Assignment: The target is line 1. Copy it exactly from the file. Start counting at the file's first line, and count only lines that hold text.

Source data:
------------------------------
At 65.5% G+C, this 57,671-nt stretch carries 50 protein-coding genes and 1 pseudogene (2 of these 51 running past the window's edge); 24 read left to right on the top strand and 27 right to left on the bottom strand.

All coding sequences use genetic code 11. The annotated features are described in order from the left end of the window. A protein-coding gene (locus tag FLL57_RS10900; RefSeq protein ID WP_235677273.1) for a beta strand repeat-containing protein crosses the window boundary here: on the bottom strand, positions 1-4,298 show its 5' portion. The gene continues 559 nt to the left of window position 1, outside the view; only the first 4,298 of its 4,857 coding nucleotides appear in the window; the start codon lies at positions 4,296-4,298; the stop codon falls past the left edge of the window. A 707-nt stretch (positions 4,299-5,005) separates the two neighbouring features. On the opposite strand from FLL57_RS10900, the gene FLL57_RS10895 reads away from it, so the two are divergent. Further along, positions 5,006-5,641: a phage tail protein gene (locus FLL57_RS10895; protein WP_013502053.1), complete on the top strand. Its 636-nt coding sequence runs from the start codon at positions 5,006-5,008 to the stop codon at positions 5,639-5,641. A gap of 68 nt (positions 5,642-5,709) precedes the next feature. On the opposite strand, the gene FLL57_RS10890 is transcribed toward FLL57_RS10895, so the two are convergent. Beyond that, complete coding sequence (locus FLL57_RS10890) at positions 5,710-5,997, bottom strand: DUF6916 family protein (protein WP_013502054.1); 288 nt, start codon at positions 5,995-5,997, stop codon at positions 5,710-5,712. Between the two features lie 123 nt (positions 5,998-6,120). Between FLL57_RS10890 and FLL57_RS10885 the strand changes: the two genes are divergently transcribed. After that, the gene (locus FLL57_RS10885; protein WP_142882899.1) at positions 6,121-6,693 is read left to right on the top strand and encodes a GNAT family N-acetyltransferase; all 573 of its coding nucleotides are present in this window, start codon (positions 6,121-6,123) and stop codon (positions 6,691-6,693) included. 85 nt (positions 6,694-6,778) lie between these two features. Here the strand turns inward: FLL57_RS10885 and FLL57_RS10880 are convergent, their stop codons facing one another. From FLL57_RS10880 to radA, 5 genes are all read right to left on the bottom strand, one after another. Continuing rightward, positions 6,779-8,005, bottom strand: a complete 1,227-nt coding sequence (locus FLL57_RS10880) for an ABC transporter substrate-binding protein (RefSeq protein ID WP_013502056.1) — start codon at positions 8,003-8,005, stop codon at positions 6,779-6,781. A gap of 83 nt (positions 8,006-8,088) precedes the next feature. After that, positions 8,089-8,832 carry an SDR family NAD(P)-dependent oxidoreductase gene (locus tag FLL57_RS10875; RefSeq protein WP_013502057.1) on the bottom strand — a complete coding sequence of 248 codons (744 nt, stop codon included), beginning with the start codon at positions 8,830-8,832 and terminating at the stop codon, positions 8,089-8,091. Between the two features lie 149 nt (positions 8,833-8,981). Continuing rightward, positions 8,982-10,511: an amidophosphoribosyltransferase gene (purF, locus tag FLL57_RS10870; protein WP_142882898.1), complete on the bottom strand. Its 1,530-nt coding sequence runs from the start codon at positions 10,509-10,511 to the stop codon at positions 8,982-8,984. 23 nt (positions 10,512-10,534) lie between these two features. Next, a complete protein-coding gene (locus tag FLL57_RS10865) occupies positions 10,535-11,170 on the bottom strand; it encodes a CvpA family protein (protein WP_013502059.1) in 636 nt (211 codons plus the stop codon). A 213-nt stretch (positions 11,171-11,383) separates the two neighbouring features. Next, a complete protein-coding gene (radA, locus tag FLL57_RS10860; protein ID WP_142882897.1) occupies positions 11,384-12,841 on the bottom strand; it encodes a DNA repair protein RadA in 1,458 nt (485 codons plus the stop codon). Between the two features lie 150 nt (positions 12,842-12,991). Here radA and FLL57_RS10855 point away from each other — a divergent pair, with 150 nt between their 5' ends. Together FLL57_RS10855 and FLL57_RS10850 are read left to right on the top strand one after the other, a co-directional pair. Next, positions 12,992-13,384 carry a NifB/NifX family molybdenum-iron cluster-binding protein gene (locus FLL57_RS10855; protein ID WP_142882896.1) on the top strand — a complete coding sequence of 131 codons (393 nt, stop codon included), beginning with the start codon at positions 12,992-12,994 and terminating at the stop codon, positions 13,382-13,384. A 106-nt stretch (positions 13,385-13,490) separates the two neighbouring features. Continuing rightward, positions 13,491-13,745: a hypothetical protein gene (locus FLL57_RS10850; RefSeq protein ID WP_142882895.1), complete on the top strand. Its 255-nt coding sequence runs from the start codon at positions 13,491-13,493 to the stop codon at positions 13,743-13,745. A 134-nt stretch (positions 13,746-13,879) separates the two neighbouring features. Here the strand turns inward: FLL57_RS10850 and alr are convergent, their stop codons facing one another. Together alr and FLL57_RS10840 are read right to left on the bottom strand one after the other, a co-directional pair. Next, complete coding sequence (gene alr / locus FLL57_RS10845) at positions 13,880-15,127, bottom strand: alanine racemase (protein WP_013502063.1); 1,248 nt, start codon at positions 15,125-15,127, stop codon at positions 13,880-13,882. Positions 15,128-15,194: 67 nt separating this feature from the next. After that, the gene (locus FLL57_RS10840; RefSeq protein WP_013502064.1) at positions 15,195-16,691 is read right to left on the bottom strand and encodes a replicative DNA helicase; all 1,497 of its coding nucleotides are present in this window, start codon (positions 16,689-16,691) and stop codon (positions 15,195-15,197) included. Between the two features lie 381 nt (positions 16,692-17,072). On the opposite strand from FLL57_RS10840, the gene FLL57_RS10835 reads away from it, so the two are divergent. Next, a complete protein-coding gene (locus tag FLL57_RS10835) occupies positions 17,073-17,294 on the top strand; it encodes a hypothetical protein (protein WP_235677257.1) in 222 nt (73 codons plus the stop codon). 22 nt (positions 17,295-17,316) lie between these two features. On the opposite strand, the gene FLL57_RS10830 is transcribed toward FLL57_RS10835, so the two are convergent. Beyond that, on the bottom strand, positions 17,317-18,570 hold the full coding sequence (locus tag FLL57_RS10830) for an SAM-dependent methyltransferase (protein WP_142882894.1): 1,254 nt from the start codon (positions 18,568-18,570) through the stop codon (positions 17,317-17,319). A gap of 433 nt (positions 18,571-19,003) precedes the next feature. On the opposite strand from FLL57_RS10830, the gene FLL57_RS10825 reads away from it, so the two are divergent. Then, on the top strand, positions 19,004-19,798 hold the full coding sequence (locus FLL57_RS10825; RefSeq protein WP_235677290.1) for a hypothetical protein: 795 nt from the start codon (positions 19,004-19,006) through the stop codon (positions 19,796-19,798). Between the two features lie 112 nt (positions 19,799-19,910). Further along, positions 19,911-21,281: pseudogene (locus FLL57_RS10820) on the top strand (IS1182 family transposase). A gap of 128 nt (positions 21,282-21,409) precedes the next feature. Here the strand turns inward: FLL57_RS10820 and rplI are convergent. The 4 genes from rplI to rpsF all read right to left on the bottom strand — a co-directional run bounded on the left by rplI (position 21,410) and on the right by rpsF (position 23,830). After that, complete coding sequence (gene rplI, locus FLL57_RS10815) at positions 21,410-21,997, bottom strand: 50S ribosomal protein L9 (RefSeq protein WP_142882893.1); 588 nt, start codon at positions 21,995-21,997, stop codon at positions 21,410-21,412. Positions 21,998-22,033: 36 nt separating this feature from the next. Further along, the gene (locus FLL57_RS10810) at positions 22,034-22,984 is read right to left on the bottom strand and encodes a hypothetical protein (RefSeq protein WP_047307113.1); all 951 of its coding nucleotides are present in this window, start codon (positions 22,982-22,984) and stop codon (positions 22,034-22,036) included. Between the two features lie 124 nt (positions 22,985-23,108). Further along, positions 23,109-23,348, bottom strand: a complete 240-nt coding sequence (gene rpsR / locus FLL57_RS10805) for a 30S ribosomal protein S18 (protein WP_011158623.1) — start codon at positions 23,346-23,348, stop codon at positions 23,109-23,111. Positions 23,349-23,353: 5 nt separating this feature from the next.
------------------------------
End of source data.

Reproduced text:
At 65.5% G+C, this 57,671-nt stretch carries 50 protein-coding genes and 1 pseudogene (2 of these 51 running past the window's edge); 24 read left to right on the top strand and 27 right to left on the bottom strand.